31 Steps in Loading and Unloading The forklift Operator shall ensure: –Set brakes –Block wheels –Check flooring of trucks, trailers, railcars

32 Training The employer shall ensure that each powered industrial truck operator is competent to operate a powered industrial truck safely, as demonstrated by the successful completion of the training and evaluation required under the law. Prior to permitting an employee to operate a powered industrial truck, the employer shall ensure that each operator has successfully completed the training

33 Training Components Training shall consist of a combination of formal instruction (e.g., lecture, discussion, interactive computer learning, video tape, written material), practical training (demonstrations performed by the trainer and practical exercises performed by the trainee), and evaluation of the operator's performance in the workplace.

34 Training program content Operating instructions, warnings, and precautions for the types of truck the operator will be authorized to operate List of topics required in the standard

35 Refresher training and evaluation Refresher training, including an evaluation of the effectiveness of that training, shall be conducted to ensure that the operator has the knowledge and skills needed to operate the powered industrial truck safely

36 Refresher Training Required When The operator: –has been observed to operate the vehicle in an unsafe manner –has been involved in an accident or near- miss incident –has received an evaluation that reveals that the operator is not operating the truck safely –is assigned to drive a different type of truck The workplace changes in a manner that could affect safe operation of the truck.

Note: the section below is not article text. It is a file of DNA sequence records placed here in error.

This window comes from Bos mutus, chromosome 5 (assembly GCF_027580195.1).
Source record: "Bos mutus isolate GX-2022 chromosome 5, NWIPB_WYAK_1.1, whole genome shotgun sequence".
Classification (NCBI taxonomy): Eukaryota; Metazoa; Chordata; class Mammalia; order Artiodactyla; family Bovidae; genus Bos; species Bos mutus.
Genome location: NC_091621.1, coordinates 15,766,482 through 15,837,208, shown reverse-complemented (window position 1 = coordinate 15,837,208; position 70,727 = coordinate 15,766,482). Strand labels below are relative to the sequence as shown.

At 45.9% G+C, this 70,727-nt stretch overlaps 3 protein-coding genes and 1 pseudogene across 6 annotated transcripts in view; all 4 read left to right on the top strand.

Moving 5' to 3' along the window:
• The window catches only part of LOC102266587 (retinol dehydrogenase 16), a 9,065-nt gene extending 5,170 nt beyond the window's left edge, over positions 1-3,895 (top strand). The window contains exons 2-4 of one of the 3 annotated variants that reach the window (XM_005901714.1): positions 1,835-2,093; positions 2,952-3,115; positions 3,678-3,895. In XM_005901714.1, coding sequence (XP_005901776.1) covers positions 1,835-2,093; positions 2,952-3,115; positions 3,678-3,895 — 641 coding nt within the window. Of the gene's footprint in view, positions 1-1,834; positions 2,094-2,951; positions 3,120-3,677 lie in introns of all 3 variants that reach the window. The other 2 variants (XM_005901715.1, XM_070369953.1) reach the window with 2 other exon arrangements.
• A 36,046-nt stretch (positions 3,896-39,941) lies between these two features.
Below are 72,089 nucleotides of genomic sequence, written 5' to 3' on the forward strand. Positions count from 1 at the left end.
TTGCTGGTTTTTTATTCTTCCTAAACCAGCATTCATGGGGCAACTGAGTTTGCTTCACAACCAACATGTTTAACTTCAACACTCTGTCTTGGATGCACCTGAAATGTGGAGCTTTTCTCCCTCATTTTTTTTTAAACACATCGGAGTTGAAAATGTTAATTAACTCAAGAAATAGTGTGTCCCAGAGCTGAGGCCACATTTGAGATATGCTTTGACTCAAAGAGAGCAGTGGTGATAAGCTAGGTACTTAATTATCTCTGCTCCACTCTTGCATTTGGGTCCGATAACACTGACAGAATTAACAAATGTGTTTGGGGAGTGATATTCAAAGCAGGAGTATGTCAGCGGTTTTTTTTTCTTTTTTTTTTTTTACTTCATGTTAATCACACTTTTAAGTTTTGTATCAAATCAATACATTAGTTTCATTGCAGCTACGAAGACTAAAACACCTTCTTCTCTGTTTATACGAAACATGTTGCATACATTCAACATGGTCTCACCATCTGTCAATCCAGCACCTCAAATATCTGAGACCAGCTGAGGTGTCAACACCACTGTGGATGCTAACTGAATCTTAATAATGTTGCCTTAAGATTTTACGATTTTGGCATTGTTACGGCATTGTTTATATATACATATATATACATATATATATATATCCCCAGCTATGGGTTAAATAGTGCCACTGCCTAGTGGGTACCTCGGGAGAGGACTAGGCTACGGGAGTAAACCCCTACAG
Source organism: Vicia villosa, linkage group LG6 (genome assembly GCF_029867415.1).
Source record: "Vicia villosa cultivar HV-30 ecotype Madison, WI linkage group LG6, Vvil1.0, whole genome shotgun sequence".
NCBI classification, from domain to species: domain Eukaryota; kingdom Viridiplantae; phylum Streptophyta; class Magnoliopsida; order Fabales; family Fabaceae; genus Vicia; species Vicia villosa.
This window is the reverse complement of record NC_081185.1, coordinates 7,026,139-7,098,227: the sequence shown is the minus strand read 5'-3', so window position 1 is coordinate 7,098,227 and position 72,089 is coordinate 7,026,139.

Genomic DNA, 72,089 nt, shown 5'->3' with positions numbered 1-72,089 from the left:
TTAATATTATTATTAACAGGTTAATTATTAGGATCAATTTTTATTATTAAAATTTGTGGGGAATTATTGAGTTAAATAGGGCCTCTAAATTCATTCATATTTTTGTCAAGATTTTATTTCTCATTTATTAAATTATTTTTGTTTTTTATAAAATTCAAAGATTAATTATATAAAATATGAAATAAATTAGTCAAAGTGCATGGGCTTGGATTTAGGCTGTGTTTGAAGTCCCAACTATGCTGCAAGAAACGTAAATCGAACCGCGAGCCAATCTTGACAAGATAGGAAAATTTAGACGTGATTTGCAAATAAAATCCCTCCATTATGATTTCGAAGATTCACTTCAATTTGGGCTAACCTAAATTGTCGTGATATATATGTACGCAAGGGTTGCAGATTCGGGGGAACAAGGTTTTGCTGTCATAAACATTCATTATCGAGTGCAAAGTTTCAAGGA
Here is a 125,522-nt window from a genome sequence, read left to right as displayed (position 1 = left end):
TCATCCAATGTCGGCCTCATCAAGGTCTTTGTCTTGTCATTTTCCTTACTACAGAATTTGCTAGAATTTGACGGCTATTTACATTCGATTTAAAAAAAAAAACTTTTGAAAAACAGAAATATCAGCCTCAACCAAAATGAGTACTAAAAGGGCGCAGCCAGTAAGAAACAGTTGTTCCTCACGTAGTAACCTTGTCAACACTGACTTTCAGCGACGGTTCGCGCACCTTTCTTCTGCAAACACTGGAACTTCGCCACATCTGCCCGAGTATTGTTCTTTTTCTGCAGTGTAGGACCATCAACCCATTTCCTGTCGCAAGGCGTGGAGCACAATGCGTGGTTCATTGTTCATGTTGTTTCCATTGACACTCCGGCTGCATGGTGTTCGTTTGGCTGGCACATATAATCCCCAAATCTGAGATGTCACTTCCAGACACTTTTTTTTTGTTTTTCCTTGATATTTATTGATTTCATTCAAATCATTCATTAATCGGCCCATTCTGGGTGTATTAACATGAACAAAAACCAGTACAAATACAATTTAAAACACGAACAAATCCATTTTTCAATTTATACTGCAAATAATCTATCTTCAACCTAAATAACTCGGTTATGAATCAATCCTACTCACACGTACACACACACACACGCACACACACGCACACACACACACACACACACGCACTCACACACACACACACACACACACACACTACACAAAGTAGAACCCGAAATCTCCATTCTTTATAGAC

37 Maximum Length Between Training An evaluation of each powered industrial truck operator's performance shall be conducted at least once every three years.

38 Inspections Once a day Continuously - Before each shift

39 Walking Working Surfaces At what fall distance do I need to protect workers on walking/working surfaces? General Industry? Construction Industry?

40 Guarding Floor holes Floor openings Skylight openings Wall openings Wall holes Stairways

41 Standard Railings What constitutes a standard railing? What are some of the design criteria for general industry? Do the design criteria differ in the construction industry?

42 Tribology What is tribology? What role does friction play in slip and fall hazards? How is slip resistance measured? Are there any guidelines for slip resistance and walking surfaces?